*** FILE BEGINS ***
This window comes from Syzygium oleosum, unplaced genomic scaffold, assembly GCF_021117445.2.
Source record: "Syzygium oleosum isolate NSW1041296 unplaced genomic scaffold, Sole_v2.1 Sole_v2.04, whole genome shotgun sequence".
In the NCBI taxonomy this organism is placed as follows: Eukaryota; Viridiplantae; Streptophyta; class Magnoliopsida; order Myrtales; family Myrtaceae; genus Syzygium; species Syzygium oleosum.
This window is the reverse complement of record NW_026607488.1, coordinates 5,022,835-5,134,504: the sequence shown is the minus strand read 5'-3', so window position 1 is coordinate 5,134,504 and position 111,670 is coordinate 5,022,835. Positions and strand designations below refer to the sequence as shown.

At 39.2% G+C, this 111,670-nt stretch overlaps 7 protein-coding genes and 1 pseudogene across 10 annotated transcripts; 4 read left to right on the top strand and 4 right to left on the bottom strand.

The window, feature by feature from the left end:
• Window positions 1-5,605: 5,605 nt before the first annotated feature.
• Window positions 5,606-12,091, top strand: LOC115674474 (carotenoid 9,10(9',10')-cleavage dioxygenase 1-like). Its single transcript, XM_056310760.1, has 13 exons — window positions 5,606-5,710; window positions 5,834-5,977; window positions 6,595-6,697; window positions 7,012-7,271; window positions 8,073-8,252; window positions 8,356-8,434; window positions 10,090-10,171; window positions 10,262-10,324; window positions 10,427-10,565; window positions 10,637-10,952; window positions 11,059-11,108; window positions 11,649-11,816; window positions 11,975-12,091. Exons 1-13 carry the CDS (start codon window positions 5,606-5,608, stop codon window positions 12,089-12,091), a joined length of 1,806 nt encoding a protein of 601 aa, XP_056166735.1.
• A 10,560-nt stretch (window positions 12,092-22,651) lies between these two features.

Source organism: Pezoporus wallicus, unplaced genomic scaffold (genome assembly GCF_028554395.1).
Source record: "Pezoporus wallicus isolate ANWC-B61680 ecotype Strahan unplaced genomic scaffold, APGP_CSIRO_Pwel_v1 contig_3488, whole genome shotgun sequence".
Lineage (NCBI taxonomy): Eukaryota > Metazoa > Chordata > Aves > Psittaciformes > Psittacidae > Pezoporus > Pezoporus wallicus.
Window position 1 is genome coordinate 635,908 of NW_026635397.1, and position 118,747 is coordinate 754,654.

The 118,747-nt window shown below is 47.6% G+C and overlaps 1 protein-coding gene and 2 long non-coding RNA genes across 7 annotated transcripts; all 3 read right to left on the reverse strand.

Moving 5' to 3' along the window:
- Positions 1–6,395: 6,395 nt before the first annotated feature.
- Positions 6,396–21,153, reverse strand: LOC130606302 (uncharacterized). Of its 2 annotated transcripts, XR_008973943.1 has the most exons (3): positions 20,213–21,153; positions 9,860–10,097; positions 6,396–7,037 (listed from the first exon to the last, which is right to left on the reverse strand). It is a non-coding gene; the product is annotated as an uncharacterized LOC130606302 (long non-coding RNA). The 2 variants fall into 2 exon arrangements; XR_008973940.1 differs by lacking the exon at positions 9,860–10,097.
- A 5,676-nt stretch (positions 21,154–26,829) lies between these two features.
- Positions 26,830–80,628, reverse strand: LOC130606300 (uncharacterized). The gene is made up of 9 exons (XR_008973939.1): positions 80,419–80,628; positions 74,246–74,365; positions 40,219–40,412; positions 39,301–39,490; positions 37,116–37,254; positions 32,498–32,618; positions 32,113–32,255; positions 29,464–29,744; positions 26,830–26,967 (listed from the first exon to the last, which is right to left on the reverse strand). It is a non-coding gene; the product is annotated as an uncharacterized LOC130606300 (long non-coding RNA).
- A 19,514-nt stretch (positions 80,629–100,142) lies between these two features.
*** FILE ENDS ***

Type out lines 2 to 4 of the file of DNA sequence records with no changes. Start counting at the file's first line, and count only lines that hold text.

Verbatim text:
Source record: "Syzygium oleosum isolate NSW1041296 unplaced genomic scaffold, Sole_v2.1 Sole_v2.04, whole genome shotgun sequence".
In the NCBI taxonomy this organism is placed as follows: Eukaryota; Viridiplantae; Streptophyta; class Magnoliopsida; order Myrtales; family Myrtaceae; genus Syzygium; species Syzygium oleosum.
This window is the reverse complement of record NW_026607488.1, coordinates 5,022,835-5,134,504: the sequence shown is the minus strand read 5'-3', so window position 1 is coordinate 5,134,504 and position 111,670 is coordinate 5,022,835. Positions and strand designations below refer to the sequence as shown.